Children’s literature and censorship in Iran
Vi har vært så heldige at vi har fått lov til å publisere teksten fra Zohreh Ghaenis innlegg under vårt seminar om sensur, selvsensur og om sorg i barnelitteraturen på Nasjonalbiblioteket 14. september 2017. Ghaeni er direktør for The Institute for The Research on The History of Children’s Literature i Iran, og leder også prosjektet Read with me.
Before starting my talk, I would like to express my gratitude to the Norwegian Institute for children’s books for having me here.
Governments have always used censorship as a tool to control society through ideological or political filters. In the West today, censorship is a topic of discussion mostly among authors, educators, librarians and children’s literature experts who decide which books should be available to children in libraries or schools. This censorship is mostly based on educational and pedagogical theories. Of course, criteria have changed a lot over time as the status of children in societies and educational attitudes and theories about children’s books have evolved.
In Iran, the censorship of children’s literature is a completely a different debate, whether before or after the 1979 revolution. The governments both awards and censors books. Since its first printing house opened more than 150 years’ children’s books have been promoted and suppressed simultaneously.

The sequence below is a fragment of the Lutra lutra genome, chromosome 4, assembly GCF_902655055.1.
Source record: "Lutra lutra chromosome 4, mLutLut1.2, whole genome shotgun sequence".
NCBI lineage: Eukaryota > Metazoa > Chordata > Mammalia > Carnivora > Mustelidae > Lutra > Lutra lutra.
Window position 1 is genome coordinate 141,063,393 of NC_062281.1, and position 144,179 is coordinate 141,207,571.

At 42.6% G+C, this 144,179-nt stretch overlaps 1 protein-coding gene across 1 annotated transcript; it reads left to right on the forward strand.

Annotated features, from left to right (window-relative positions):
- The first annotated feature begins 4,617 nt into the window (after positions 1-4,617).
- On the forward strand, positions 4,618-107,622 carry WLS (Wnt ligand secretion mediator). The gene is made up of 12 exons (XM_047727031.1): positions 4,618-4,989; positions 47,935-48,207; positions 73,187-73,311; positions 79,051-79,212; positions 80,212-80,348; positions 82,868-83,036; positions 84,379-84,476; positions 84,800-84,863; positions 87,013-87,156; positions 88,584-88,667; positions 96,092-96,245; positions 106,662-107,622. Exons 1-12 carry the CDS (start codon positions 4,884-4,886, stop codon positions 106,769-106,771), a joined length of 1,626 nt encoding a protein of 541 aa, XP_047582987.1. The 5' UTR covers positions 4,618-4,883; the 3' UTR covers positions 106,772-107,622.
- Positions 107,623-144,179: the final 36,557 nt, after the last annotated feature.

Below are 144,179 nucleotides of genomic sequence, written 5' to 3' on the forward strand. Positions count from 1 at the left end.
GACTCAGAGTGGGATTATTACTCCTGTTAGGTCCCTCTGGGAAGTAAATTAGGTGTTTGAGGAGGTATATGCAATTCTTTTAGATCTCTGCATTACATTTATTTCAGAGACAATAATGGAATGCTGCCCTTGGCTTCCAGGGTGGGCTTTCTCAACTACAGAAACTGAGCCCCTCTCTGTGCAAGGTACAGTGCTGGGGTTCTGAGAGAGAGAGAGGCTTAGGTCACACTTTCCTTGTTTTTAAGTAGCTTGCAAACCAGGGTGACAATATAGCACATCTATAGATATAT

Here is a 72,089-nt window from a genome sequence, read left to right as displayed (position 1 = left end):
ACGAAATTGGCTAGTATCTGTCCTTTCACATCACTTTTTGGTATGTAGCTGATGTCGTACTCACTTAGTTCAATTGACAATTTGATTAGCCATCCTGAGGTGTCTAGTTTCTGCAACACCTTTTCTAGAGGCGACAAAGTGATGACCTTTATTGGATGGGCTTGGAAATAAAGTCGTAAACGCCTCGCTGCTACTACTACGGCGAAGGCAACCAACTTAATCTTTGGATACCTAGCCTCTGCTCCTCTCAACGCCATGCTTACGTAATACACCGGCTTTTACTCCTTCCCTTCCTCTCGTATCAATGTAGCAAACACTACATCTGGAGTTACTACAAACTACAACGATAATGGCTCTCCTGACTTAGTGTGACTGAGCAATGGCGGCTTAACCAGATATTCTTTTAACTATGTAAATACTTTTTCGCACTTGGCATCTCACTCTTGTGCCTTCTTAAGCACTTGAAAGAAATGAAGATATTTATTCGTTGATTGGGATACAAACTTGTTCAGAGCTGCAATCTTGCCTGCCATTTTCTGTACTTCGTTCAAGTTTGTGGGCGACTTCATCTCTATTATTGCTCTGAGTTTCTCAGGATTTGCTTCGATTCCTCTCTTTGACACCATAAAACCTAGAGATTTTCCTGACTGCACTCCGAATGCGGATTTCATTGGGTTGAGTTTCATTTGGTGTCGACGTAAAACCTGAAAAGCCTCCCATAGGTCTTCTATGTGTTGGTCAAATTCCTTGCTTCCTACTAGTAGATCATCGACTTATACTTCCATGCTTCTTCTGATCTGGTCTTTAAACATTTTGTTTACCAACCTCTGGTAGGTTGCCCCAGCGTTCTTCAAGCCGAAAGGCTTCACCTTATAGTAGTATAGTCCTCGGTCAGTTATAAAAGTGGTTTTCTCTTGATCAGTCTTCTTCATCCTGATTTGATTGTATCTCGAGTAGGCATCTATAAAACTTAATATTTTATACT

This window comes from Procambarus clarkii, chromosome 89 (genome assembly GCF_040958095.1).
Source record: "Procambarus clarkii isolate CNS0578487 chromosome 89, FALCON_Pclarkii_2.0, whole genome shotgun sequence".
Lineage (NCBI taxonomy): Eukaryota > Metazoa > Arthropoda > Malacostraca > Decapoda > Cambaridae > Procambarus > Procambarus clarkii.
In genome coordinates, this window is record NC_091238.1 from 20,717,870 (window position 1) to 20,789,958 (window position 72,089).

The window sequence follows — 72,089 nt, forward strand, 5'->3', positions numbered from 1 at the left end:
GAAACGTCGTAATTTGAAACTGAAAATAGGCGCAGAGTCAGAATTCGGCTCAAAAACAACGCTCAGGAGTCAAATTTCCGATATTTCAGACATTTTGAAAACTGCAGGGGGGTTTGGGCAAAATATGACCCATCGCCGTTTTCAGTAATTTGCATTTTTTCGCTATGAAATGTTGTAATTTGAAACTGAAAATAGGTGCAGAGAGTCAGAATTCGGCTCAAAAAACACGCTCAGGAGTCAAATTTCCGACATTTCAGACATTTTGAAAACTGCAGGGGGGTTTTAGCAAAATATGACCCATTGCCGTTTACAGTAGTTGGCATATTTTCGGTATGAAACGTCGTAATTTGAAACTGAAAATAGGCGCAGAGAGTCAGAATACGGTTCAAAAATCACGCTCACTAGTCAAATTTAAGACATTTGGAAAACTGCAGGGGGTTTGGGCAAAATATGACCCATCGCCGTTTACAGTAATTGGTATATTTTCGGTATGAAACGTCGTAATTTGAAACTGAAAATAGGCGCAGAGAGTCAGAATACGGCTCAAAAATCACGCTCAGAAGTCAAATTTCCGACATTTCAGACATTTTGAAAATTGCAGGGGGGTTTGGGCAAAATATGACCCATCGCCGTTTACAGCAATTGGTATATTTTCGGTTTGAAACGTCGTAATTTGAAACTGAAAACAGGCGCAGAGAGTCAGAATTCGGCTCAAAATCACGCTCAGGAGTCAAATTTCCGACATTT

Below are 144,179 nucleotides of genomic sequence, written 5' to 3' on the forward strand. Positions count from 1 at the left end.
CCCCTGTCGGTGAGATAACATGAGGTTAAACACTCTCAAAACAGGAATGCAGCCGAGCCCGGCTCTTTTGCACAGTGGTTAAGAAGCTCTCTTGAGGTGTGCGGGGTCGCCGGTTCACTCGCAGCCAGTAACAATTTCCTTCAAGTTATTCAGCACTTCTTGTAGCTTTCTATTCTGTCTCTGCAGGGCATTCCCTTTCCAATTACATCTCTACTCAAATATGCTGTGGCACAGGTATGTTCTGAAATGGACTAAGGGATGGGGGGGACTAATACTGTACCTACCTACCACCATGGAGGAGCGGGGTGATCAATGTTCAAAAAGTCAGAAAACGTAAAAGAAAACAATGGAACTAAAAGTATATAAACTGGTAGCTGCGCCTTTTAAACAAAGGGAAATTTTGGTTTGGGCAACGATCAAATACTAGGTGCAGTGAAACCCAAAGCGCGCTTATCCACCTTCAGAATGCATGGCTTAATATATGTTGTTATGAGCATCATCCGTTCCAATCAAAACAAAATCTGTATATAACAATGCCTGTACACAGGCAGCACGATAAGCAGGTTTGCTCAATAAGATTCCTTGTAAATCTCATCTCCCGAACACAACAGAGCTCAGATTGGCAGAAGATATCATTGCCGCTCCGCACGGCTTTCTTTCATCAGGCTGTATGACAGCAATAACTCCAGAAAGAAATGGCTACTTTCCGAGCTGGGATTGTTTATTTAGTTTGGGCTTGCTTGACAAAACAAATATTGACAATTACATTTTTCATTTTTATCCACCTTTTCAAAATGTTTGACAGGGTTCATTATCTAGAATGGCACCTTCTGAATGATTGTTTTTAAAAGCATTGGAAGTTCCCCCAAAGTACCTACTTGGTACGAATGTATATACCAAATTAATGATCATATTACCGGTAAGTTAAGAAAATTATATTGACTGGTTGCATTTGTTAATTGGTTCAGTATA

In the Constitutional era considered Iran’s age of Enlightenment, although there was no government authority charged with censorship, the intellectual reformists imposed criteria on children’s books that were based on their pedagogical views. Most of these intellectuals who were educated in France, were inspired by the educational system of the European countries, and opposed Iran’s traditional, old-fashioned, educational system. They first tried to keep the folktales used as textbooks in traditional schools (Maktabkhaneh) from children and promoted European fables and tales like Aesop’s or Lafontaine’s Fables.
Mohammad Hossein Foroughi(Zaka-olmolk) the chief editor of Tarbiat newsletter, Iran’s first non-governmental, independent newspaper, wrote in 1897: “These folktale books are not proper for our children. They spoil our children’s minds. They include insults and absurd words. The classic Iranian literature is too complicated for them, but we cannot substitute the love stories which are retold by illiterate people.” 1
The 19th-century journalist, educator and writer, Mirza Taghi Kashani criticized folktales and called stories about beasts, goblins and giants: “…full of nonsense to decay and deceive the children. “2
There is no evidence of imposing censorship law before the early 20th century , except a document that reveals Eatemadolsaltaneh one of the Nasereldin Shah’ advisor ( one of the Qajar king- 1870) was educated in France and informed the king about an existing a censorship office in Europe. But the first censorship law in Iran was passed in 1907. It targeted only publications that questioned religious beliefs. This law stayed unchanged through the Pahlavi era, until 1957 when the Iranian Intelligence service pushed through new restrictions focused on political and social issues.